We kicked off today with a presentation of the Commission’s spring economic forecast that came out earlier today, Paolo may say another word about it. Overall, the picture is still one of economic resilience within the euro area. However, also one where our growth is continuing to hold up at a level that is better than we would have expected. At the same time, inflation is still too high and it needs to come down. We acknowledged that what continues to be so important to our societies is the level of employment, which is a real bright spot where you see a record number of people at work.
We moved on to a discussion on the corporate sector, particularly with regard to firms that are potentially vulnerable to higher energy prices. It is overall a mixed picture, we saw some sectors that have been hit by the surge in energy prices. But we also saw other sectors that have actually seen a growth in their profitability. Unlike households, companies that are receiving support will have to look at how they can support their own long-term viability, as the support measures that we have in place will have to come to an end at some point and can’t undermine the ability of our economies and our governments to efficiently allocate resources.
We also underscored the need for support measures that avoid the fragmentation of the single market and maintain consistency with the longer-term policy goals that are there, such as the green transition and a greater degree of energy independence. We’re going to keep on coming back to this topic, particularly with an eye to our July statement on the fiscal policy stance of the euro area. This is an area that ministers have emphasised that we need to continue to monitor. We can’t end up in a situation where we are seeing a surge in corporate profitability exactly at a time in which inflation is also too high for too many.
I then debriefed my colleagues on the recent international meetings, including the G7 meeting that took place in Japan last week. I updated them on the points that I made on their behalf regarding budget policy coordination and also the discussions that are underway regarding how we can deepen our Banking Union and our Capital Markets Union.
This nicely then set the scene for the second half of the meeting. We began by getting an update from the chair of the Supervisory Board, Andrea, and the Single Resolution Board, Dominique, on their recent efforts with regard to the regulation of the banking sector. We’ve had so many events over the last number of months that have continued to sharpen our focus on the financial sector. We believe the European banking system has demonstrated its resilience in no small part due to the decisions that we have taken in recent years.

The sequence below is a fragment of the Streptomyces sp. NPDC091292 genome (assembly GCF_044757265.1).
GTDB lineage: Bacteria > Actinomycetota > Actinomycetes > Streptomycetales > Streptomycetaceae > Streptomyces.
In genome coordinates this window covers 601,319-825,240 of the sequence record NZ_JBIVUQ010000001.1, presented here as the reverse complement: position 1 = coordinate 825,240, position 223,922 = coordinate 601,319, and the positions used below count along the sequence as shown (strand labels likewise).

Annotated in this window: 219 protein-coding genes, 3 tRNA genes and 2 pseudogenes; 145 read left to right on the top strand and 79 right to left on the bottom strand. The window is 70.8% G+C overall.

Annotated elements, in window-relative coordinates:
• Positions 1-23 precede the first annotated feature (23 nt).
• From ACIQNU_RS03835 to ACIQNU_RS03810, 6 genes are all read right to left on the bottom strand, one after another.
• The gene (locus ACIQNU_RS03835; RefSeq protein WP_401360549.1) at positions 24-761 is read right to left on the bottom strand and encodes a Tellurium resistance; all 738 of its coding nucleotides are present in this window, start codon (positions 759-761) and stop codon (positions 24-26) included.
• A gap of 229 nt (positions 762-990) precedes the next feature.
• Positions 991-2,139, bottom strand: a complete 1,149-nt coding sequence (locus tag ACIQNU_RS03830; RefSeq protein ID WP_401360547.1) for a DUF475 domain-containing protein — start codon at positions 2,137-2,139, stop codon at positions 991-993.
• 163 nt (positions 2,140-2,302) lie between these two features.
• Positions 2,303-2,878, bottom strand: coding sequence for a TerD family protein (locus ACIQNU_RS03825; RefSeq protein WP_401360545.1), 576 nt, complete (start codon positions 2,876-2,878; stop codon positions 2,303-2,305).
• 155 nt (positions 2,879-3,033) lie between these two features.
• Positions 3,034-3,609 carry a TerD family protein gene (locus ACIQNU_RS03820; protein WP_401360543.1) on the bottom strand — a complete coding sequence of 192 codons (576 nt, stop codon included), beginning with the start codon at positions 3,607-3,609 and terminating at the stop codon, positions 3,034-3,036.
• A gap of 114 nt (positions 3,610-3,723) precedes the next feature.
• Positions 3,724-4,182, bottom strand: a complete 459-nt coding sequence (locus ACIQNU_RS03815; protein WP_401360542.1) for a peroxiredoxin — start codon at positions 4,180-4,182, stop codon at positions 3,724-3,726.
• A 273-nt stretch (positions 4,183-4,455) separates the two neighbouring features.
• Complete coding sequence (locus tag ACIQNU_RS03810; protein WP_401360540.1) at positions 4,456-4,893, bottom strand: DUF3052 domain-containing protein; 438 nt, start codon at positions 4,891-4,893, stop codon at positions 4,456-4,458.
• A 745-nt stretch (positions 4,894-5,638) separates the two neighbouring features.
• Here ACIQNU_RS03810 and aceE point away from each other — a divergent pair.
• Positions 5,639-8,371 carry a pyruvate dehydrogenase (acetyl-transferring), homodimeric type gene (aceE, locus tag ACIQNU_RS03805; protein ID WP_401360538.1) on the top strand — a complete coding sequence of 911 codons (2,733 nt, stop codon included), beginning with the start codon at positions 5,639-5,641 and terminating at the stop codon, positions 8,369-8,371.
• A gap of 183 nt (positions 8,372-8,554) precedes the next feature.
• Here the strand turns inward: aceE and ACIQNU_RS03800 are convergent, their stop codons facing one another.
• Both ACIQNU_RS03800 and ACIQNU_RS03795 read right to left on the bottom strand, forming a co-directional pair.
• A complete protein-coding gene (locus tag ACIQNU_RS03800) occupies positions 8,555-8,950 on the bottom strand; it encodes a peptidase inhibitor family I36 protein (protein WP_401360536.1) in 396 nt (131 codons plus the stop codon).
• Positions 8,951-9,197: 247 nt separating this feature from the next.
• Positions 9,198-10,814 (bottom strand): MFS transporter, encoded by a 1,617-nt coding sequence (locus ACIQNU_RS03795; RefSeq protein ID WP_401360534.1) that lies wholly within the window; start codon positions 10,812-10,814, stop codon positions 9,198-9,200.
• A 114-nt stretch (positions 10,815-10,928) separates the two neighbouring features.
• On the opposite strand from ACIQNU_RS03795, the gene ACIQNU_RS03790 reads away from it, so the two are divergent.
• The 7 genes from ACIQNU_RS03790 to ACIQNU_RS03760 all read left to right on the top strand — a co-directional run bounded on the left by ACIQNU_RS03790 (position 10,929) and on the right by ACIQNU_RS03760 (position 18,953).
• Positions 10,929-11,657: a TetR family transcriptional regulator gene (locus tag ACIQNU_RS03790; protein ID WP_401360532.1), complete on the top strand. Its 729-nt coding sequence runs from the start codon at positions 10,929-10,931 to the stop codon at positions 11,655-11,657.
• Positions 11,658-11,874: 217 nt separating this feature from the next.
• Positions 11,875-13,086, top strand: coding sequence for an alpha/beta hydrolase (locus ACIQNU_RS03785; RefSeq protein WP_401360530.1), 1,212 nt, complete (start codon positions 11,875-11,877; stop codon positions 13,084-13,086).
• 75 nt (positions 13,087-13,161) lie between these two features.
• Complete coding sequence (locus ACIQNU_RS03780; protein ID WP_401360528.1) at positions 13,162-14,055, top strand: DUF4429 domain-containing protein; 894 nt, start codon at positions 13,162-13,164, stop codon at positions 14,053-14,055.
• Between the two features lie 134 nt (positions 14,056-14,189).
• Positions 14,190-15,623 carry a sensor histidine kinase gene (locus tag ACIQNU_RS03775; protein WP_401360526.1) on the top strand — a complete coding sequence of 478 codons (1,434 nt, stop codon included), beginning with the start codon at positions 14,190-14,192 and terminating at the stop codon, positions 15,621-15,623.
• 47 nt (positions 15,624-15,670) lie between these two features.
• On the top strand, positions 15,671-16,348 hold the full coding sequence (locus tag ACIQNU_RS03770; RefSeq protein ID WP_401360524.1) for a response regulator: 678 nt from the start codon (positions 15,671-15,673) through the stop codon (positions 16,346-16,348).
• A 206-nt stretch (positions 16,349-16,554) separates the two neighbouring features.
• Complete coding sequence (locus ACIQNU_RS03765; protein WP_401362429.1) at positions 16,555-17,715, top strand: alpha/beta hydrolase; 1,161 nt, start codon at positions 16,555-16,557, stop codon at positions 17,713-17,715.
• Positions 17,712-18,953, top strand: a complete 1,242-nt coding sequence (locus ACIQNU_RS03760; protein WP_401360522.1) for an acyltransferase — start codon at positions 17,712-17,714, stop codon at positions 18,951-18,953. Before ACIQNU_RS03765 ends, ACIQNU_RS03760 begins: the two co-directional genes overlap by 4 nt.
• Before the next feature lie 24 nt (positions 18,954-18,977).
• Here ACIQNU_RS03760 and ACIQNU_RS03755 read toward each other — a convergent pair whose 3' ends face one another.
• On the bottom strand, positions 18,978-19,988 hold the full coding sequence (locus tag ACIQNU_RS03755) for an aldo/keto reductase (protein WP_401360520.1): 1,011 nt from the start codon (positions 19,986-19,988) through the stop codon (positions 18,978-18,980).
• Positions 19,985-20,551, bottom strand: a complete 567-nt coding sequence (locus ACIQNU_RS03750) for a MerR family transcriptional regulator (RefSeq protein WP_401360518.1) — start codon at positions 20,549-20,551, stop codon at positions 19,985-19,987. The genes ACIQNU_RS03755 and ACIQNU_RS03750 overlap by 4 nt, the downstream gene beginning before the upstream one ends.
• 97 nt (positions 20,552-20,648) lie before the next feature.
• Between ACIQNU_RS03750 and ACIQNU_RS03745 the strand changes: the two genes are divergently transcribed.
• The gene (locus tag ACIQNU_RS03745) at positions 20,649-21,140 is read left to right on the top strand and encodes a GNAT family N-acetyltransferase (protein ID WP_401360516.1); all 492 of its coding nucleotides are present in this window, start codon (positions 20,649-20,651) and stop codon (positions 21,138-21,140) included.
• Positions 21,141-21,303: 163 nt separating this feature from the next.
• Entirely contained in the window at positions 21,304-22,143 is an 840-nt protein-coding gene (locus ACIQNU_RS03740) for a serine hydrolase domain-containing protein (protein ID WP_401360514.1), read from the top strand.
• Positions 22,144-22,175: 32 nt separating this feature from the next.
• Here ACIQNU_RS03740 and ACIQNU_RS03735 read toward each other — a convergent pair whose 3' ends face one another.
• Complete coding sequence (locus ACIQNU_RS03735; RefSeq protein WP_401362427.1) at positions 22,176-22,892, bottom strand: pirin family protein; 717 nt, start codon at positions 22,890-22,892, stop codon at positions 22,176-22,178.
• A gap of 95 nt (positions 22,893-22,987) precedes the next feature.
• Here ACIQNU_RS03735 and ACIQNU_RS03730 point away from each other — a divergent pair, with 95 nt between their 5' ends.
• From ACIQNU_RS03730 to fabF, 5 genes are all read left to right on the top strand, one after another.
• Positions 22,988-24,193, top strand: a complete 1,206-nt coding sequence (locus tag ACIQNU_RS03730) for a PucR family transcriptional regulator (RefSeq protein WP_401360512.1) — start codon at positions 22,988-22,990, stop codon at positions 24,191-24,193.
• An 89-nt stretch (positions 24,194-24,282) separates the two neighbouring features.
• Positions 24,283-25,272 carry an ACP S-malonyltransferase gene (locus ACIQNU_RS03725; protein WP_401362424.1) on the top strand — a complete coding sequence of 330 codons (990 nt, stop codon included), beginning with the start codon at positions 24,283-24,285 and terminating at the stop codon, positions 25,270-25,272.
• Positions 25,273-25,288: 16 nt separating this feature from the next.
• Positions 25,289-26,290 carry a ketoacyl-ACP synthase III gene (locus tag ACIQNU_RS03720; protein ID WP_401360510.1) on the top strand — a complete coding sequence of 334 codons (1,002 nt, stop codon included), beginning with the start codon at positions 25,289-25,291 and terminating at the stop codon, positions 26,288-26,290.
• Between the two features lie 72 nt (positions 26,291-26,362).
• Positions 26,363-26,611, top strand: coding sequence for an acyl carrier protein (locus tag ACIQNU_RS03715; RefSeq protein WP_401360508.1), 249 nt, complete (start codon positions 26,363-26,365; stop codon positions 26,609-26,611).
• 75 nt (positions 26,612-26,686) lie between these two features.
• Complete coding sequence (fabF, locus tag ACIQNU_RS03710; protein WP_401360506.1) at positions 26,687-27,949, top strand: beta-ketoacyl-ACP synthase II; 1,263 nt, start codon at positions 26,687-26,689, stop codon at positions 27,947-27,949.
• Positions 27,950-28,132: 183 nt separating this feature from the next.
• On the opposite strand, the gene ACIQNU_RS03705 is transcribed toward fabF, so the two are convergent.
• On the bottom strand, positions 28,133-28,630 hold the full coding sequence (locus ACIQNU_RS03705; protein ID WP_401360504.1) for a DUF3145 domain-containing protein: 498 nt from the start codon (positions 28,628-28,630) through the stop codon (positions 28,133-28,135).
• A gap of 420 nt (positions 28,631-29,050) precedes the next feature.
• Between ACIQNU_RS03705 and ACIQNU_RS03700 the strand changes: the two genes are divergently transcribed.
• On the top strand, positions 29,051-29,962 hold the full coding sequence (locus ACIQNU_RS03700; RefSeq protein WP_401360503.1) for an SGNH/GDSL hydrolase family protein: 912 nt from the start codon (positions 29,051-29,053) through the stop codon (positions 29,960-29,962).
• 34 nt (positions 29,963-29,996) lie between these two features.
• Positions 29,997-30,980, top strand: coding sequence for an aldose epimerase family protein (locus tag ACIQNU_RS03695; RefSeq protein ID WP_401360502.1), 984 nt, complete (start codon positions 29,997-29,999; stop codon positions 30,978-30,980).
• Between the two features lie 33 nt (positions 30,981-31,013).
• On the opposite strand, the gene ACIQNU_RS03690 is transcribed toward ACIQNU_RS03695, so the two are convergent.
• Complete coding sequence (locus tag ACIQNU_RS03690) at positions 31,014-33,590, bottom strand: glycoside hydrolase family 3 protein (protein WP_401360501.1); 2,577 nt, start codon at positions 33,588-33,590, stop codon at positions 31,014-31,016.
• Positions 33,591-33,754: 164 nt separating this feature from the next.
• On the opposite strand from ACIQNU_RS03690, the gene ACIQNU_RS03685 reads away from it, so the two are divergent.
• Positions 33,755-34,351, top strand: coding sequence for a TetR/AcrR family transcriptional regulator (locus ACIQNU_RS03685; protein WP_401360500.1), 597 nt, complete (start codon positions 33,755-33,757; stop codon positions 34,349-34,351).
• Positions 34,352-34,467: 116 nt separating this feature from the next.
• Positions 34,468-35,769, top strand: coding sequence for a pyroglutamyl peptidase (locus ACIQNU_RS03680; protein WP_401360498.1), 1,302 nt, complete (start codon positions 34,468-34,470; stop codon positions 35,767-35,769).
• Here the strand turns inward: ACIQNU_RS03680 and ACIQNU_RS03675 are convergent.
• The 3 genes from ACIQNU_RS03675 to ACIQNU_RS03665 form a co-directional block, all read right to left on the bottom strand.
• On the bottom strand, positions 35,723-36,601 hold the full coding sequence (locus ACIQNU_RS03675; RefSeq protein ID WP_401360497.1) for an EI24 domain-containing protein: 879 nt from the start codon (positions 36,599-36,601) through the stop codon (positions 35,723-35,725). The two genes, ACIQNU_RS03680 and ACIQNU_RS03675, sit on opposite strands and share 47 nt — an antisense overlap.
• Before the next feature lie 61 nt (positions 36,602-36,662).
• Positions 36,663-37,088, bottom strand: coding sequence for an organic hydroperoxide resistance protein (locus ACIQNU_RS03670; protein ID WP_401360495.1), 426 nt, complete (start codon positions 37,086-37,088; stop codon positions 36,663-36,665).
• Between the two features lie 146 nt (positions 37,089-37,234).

But there are risks that do lie ahead. There are risks that we can’t ignore, and we have more work that we need to do. In terms of what that work will look like, it’s to continue to look at how we can deepen the ability of the Single Resolution Fund to act as a liquidity backstop. And it is also the steps that we need to take now in acting on the initiatives that have been brought forward by the Commission with regard to Banking Union that followed on from the Eurogroup discussions on this over the last number of years. These are two really important steps that we can take to continue to strengthen our Banking Union and our banking systems.
From this, we moved on to a discussion regarding the digital euro. This is a topic that the Eurogroup has really prioritised over the last 18 months. We discussed the benefits and the drawbacks of potentially allowing users outside of the euro area to have access to the digital euro and the ECB presented to us the options and the trade-offs that are involved in making the digital euro work with other central bank digital currencies. We all acknowledge the importance of international cooperation in this area and our Swedish colleague Elisabeth also updated us on work that is happening elsewhere in the European Union regarding the development of the e-krona. So we’ll come back to this topic again shortly as the ECB continues its work in concluding the investigative phase of a digital euro.
We also discussed the future of the Capital Markets Union. This is a subject that we have been discussing in recent months. Ministers have emphasised the need for our capital markets to make a bigger contribution to how we can have a greener, more digital and more competitive European Union. Today, following on from the discussion that took place on this subject at the recent Euro Summit, I put forward a process to ministers that was agreed tonight. We will set ourselves the aim of, by March 2024, reaching agreement on areas that we would ask the next Commission to consider regarding how we would deepen the Capital Markets Union.
This is all about a strategic discussion regarding areas in which further progress is possible and likely in the years ahead. We want to go beyond those topics that are already on the legislative agenda and have a strategic reflection on further topics that we, the Commission and the European Parliament could tackle that would make a difference to how we can better fund growth within the European Union.
I know there’ll be lots of challenges and discussions. As I acknowledged in the Eurogroup, there are no easy next steps left, but developments that are taking place across the world remind us of the fact that the European Union will have to find other ways in which we can be competitive beyond the spending of taxpayers’ money. And we are so aware of all of the different changes for which we need to find ways of funding. I look forward to working with all of my colleagues across the next 12 months to identify those priority areas that are capable of making a difference.
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• Kornelia Kozovska +32 4 79 92 06 25 / +32 2 281 29 84